About Phlebotomy Training
Phlebotomy refers to the process of drawing blood from a vein, artery or capillary with a needle. Blood is a common bodily fluid collected for diagnostic purposes. Phlebotomists perform venipunctures meaning they draw blood from patients using standardized collection techniques. Phlebotomy training program instructors teach laboratory safety practices and infection control measures. Training to become a phlebotomist requires tender interpersonal skills as well as the capacity to adhere to specimen collection, transport and processing standards.
Students applying to a phlebotomy training program need to have a high school diploma or a GED. Students must be at least 18 years of age on the first day of class. Many certificate programs require students to obtain healthcare CPR certification and provide proof of current immunization records. Due to the popularity of this program, perspective students are encouraged to apply to the program of their choice more than a year in advance.
Course of Study
Community and technical colleges offer certificate programs to students pursuing entry-level work in a clinical laboratory. Hospitals, clinics, blood banks and physicians offices employ certified phlebotomists. Most programs include three areas of mastery including classroom instruction, basic laboratory practices and a clinical session. Classroom instruction consists of introductory microbiology, anatomy and physiology, medical terminology and infection control techniques. The laboratory portion of the training includes laboratory safety, quality control, basic lab tests and knowledge of blood collection equipment. The clinical or practical portion of the coursework includes hands-on sessions. Students perform over 50 venipunctures, or blood draws, and at least 10 capillary blood draws under the direct supervision of an instructor.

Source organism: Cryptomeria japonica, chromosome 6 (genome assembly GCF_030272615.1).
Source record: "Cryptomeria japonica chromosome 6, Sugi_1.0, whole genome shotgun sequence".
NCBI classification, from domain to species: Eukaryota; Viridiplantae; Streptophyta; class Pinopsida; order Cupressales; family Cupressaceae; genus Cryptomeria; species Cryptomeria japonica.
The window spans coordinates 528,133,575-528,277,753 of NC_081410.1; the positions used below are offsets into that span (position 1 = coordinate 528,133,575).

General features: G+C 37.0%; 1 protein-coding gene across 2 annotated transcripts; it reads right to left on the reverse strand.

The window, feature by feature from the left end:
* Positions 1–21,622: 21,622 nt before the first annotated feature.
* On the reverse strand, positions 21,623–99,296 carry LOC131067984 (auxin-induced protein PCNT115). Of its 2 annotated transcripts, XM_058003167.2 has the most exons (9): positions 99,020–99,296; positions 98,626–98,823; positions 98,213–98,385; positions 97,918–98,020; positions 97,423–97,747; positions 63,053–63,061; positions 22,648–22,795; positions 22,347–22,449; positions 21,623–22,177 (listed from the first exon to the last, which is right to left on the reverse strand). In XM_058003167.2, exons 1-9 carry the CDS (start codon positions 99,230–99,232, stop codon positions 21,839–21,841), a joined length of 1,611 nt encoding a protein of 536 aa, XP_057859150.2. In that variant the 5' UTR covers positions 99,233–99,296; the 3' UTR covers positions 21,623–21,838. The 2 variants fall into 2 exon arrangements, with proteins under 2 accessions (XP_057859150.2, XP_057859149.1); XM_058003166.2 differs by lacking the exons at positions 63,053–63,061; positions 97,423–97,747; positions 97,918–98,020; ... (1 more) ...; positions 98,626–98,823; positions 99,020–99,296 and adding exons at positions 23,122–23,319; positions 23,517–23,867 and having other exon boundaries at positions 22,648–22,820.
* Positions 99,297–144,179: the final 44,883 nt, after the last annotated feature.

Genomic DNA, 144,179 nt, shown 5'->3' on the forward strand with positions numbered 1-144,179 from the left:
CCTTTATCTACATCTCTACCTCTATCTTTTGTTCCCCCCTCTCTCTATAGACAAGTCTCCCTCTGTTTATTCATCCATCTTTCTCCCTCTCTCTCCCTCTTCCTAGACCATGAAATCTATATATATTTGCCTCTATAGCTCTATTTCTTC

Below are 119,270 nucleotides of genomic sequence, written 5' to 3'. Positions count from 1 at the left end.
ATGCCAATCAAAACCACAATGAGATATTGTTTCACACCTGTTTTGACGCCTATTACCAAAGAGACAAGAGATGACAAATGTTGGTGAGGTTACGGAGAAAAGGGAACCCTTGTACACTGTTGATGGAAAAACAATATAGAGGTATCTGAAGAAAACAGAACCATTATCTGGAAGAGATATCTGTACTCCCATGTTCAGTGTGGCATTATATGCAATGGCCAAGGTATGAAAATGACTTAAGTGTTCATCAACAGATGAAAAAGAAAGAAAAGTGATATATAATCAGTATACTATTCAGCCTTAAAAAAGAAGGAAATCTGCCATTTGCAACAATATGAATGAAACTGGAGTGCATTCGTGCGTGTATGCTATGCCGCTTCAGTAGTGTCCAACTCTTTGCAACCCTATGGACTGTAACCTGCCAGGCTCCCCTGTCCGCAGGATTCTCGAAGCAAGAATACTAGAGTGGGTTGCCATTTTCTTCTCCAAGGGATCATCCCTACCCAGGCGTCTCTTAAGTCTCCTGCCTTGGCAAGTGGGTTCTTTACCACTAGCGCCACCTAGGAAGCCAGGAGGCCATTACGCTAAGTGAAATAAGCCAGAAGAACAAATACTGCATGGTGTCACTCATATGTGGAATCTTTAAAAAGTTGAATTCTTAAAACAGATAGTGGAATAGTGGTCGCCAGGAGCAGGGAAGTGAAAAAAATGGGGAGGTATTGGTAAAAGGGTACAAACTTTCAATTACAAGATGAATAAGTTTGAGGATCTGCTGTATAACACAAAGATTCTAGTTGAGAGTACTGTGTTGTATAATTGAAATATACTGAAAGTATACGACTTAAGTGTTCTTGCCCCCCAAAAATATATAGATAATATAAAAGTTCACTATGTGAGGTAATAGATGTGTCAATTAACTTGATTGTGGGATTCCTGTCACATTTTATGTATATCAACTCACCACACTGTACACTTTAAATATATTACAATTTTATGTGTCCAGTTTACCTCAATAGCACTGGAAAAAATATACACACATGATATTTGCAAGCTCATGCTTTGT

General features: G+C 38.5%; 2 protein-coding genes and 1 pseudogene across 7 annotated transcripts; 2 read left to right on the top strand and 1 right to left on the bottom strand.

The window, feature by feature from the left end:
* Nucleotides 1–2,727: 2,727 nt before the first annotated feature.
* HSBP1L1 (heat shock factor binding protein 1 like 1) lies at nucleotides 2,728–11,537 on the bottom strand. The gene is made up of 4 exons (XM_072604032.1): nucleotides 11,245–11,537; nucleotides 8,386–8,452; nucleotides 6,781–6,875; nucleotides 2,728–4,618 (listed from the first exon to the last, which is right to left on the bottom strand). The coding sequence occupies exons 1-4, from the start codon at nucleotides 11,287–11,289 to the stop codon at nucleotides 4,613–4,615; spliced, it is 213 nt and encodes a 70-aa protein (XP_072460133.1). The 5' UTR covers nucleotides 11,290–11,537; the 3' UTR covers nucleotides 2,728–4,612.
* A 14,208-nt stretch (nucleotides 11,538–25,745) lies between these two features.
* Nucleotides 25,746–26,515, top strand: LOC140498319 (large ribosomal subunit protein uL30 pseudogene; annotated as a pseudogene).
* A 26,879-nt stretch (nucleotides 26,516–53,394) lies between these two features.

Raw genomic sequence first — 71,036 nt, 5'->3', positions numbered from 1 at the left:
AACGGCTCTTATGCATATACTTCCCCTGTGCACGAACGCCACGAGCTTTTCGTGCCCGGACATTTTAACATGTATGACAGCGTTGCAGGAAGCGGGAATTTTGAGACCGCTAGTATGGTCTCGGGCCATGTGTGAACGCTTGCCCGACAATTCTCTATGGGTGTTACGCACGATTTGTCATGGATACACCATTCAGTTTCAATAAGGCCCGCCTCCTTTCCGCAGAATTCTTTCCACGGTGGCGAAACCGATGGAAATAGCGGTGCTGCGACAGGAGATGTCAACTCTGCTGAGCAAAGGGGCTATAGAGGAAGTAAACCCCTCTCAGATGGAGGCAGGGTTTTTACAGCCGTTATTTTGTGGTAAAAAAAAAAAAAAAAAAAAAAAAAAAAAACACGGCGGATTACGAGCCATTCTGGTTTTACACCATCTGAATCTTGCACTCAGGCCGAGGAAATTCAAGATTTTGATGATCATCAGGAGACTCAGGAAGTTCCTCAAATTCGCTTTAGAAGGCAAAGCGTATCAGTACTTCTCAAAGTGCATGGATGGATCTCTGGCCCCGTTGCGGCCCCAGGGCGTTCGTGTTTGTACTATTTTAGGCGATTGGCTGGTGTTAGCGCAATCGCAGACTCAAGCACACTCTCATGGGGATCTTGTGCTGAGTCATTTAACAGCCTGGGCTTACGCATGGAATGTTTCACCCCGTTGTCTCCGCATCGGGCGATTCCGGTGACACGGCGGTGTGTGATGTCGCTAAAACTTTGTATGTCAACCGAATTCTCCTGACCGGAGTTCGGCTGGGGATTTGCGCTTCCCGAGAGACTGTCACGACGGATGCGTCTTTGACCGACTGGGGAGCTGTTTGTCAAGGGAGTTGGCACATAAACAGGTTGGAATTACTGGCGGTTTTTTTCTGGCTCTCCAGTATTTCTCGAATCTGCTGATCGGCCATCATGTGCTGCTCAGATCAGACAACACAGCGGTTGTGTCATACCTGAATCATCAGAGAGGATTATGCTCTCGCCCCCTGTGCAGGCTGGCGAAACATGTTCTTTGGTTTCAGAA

In addition to the three learning objectives, students must learn the types of blood collection methods and materials. Different diagnostic tests require additives added to blood. Phlebotomy training instructors teach students to differentiate between the types of blood drawtubes. An example of one specialized blood drawtube has an anticoagulant chemical inside of the tube to keep the blood from clotting before the sample arrives in the lab.
The National Accrediting Agency for Clinical Laboratory Sciences (NAACLS) accredits phlebotomy training courses offered by colleges and technical schools. Depending upon the state where the school is located will determine whether the program prepares students for a state exam, in addition to licensing. Many state departments of health and human services require a separate exam to practice phlebotomy within the state. Any program that is not accredited will not prepare the student for the exams and employment.
Phlebotomy Training Program Duration
Phlebotomy training programs offer non-degree career certificates. Students do not earn a degree; therefore, they do not have to take general curriculum classes to earn the certificate. Some classes in healthcare ethics and communication teach students the necessary skills to be sensitive to the needs of diverse patients. Generally, most courses require about 200 hours of combined classroom, lab and clinical training. The estimated time for program completion is about 10 weeks. Upon successful completion, the student earns a certificate and becomes eligible to take the American Society for Clinical Pathology (ASCP) exam. This exam certifies the phlebotomist for work in a healthcare facility.
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